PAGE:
The President’s budget is very likely to include a range of familiar tax increases on higher-income individuals and corporations. The extra revenue gained from those proposed tax increases will offset proposed spending increases in the budget. That will enable President Biden to say that his budget proposal doesn’t increase the budget deficit. However, none of these tax increases will be enacted this or next year. Senate Democrats couldn’t pass them last year when they had control over both the House and Senate (thanks to Arizona Senator Kyrsten Sinema), and Republicans control the House this year. These tax-the-rich proposals will be showcased next week during the budget release, but they will not advance.
In response to the horrific train derailment in East Palestine, Ohio last month, bipartisan rail safety legislation was introduced this week by Ohio Senators Sherrod Brown and JD Vance. The bill would specifically target new safety requirements for trains carrying hazardous materials. The bill is notable for its strong list of bipartisan supporters, which suggests it could advance in the Senate this year. Most of the harder work to improve things on the ground in East Palestine, however, will be done by the citizens, the state, the railroad and the US Environmental Protection Agency. The CEO of Norfolk Southern will testify in a Senate hearing next week, and it won’t be pretty. Most lawmakers will focus on getting a commitment from the company to pay for all of the damages associated with the derailment and clean-up, which is expected to be exorbitant.
Housing Tax Credit.
The Senate Finance Committee will hold a hearing next week on “Increasing Affordable Housing Supply.” Specifically, the committee will be looking at tax policies that could help spur new housing built for lower and middle class working families. A prime example is the Low-Income Housing Tax Credit (LIHTC), which issues a federal tax credit to state and territorial governments. State housing agencies then award the credits to private developers of affordable rental housing projects through a competitive process. Developers generally sell the credits to private investors to obtain funding. Once the housing project is placed in service (essentially, made available to tenants), investors can claim the LIHTC over a 10-year period. Senators may try to make improvements to the LIHTC this year. The LIHTC is bipartisan and reforms to it could pass if they were considered on a standalone basis. However, the temptation for lawmakers to add other tax measures or address other social issues could weigh it down and erode its bipartisan support.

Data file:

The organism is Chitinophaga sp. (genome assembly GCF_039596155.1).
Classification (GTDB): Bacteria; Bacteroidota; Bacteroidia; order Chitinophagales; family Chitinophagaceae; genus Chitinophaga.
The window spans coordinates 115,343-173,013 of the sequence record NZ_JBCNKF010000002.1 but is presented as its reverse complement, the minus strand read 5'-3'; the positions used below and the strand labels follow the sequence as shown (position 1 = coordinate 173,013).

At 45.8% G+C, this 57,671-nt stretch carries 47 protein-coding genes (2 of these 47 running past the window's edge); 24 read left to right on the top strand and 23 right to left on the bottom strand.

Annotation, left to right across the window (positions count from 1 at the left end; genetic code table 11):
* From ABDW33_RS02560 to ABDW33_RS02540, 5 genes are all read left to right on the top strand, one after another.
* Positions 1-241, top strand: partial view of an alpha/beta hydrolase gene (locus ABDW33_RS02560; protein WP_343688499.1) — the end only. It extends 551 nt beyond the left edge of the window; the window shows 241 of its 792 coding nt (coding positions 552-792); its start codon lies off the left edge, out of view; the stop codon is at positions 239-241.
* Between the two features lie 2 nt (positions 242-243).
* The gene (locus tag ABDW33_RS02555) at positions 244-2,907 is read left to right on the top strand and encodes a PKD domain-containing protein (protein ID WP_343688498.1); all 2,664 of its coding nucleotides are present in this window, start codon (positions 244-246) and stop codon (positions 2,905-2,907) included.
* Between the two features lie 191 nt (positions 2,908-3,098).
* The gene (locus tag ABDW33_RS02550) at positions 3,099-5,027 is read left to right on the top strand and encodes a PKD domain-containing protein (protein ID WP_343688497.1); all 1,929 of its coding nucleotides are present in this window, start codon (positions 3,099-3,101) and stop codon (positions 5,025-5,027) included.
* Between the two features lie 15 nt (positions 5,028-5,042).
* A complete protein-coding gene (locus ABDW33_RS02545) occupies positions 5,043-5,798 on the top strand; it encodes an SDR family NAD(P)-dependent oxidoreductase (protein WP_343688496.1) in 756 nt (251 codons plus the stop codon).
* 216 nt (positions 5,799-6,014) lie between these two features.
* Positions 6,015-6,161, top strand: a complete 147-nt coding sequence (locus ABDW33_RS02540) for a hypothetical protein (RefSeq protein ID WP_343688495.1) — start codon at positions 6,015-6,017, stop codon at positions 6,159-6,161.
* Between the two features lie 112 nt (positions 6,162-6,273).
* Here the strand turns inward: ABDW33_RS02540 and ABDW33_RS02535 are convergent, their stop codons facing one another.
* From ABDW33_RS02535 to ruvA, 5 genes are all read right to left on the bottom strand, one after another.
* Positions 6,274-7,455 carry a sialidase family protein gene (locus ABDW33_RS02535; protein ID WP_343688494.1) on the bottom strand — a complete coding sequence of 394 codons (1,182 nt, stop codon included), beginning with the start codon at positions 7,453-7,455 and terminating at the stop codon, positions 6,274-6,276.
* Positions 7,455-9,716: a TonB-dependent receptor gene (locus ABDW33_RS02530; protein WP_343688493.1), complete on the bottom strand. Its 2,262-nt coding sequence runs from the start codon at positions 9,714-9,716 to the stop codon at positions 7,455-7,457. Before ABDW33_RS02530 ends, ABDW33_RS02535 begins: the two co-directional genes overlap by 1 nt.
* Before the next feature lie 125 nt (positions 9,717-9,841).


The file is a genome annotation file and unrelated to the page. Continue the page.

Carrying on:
Coming To Your Town.
Increasingly, DC area residents won’t be the only people who can enjoy access to Congressional hearings in their hometown. House Republicans have begun a series of field hearings around the country. The House Energy and Commerce Committee held two hearings in Texas, while the House Ways and Means Committee held a hearing in West Virginia. The latter committee is also holding a hearing in Oklahoma next week. Other committees are following suit. Bringing the federal government to the people is part of a theme that you will hear from Republicans over the next two years. Many Republicans, including Florida Governor Ron DeSantis, have even called for moving some federal agencies outside of Washington, DC. He and many others believe that centralization of power in DC has led to a federal government detachment for many Americans. These field hearings are designed to highlight that disconnect.
The Final Word
The Final Word
With Senators Joe Manchin (D-WV) and Jon Tester (D-MT) joining with Republicans to pass a resolution overturning a Biden administration retirement investment rule (see above), President Biden is expected to soon issue his first veto of legislation. Ironically, Biden’s first veto will occur almost exactly at the same point in his presidency as President Trump’s first veto (March 15, 2019). In addition, both presidents are in somewhat similar situations. Both had the two branches of Congress united under their party banner for the first two years of their presidency. And both faced a divided Congress for the next two following a flip of the House in the midterm elections. A president’s first veto is a memorable occasion, but not unexpected as only seven presidents (John Adams, Thomas Jefferson, John Quincy Adams, William Henry Harrison, Zachary Taylor, Millard Fillmore and James Garfield) did not veto legislation during their presidential terms. It appears that Biden won’t join the short list of presidents who never had to issue a veto, but so far he appears to have a good chance of becoming the first president since Lyndon B. Johnson to not have a veto overridden by Congress.